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I am wondering if there is a way to see which files an application accesses (reads or writes) when starting up.

/usr/bin/fs_usage seems like one tool, but I wondered if there are others.

I am trying to make it easy to copy preferences between two computers, and I figured that this was one step approaching that goal, but I'm interested in the question for several reasons. I know preferences are usually kept in ~/Library/Preferences/ and ~/Library/Application Support, but how do I find out which files/folders specifically?

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I think there's a couple of options. You could use a launchd script with a WatchPaths property that triggers on those directories.

You can also use the command-line tool lsof to list open files of a process.

You can inspect open files per-process using Activity Monitor. If you click on the process and click "Inspect", it should bring up additional information. One of the tabs here should be for open files (see below).

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When I'm curious about things like this, I immediately turn to fseventer. It is essentially a GUI for fs_usage, and simply presents a list of files as they're being modified/created/deleted. In the default tree view mode, you good a nice hierarchy of files modified and their paths. In tree view, you can hover over a file or directory with a red (i) icon over it and see which application touched it.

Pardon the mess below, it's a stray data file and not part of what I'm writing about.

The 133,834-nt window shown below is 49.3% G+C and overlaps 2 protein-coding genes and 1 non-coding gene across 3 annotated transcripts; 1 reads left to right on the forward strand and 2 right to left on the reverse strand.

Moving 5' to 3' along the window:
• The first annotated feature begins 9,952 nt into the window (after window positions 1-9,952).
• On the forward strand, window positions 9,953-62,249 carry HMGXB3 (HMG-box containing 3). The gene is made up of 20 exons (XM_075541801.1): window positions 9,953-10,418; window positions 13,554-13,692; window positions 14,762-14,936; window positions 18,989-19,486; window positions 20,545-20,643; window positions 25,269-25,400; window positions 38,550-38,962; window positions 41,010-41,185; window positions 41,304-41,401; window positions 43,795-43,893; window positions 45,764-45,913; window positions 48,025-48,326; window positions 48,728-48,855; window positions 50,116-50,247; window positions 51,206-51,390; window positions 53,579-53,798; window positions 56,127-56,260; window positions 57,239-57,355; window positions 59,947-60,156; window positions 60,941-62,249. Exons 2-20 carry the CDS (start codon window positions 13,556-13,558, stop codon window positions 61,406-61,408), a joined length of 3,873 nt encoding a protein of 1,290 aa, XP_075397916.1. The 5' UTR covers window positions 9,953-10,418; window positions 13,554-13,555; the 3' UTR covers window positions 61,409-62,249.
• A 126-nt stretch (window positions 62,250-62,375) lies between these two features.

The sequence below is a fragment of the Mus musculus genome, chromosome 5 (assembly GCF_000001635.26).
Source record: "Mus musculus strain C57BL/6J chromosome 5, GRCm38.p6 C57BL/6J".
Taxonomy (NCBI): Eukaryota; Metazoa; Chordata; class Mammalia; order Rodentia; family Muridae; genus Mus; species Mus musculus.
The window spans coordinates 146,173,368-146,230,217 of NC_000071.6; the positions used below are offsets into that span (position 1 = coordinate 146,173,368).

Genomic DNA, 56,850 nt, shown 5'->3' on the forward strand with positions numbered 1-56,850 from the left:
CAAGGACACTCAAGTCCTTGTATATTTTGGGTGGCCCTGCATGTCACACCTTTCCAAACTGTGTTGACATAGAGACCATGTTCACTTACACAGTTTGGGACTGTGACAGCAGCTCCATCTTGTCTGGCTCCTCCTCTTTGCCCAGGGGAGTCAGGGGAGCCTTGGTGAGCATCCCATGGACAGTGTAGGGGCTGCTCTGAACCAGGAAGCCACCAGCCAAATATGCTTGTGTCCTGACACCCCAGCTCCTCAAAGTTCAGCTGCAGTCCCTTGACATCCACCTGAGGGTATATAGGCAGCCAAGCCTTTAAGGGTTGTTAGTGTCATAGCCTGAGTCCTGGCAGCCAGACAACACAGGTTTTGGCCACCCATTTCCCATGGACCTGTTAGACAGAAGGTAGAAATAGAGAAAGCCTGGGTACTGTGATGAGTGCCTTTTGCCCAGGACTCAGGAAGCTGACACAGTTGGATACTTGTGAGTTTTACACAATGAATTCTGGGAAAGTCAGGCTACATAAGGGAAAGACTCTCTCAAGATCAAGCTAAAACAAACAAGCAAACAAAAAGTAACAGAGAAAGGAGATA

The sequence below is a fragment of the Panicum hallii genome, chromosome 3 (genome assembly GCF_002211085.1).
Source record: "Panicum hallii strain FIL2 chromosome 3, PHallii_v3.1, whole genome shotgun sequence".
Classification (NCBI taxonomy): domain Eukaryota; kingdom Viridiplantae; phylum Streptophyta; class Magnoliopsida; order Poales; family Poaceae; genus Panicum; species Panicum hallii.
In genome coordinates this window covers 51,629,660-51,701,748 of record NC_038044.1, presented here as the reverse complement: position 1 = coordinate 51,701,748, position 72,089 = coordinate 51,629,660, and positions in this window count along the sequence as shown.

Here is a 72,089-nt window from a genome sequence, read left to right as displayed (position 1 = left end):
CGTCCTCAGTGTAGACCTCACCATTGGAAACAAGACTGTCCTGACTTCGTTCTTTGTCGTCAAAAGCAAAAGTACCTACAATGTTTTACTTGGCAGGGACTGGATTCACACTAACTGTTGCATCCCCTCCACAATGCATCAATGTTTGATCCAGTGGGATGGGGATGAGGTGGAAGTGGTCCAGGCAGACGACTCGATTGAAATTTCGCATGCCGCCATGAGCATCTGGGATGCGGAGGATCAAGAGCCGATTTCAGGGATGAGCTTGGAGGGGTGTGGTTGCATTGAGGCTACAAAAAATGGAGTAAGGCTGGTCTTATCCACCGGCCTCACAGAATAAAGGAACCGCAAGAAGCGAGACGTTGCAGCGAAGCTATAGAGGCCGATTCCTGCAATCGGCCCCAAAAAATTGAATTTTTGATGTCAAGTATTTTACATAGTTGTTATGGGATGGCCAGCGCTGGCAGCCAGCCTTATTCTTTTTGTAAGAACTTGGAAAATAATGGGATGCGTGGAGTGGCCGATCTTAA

Over in the second tab (grid mode), you can easily see which files were modified by an application. Screenshots of each of these are on fseventer's homepage.

There are a lot of nice options to tailor the output to exactly what you need, such as when (if ever) files should disappear from the list, various output views, and a few more nice-to-haves.

fseventer is free, donations-suggested; some people call it "nag-ware" because you have to dismiss a donation dialog on application start.

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Another option is the opensnoop DTrace script. It traces file opens and can show various details, like time (-v) and error codes (-e). You can also restrict snooping to a particular process (-n or -p). The man page (run man opensnoop) has all the details.

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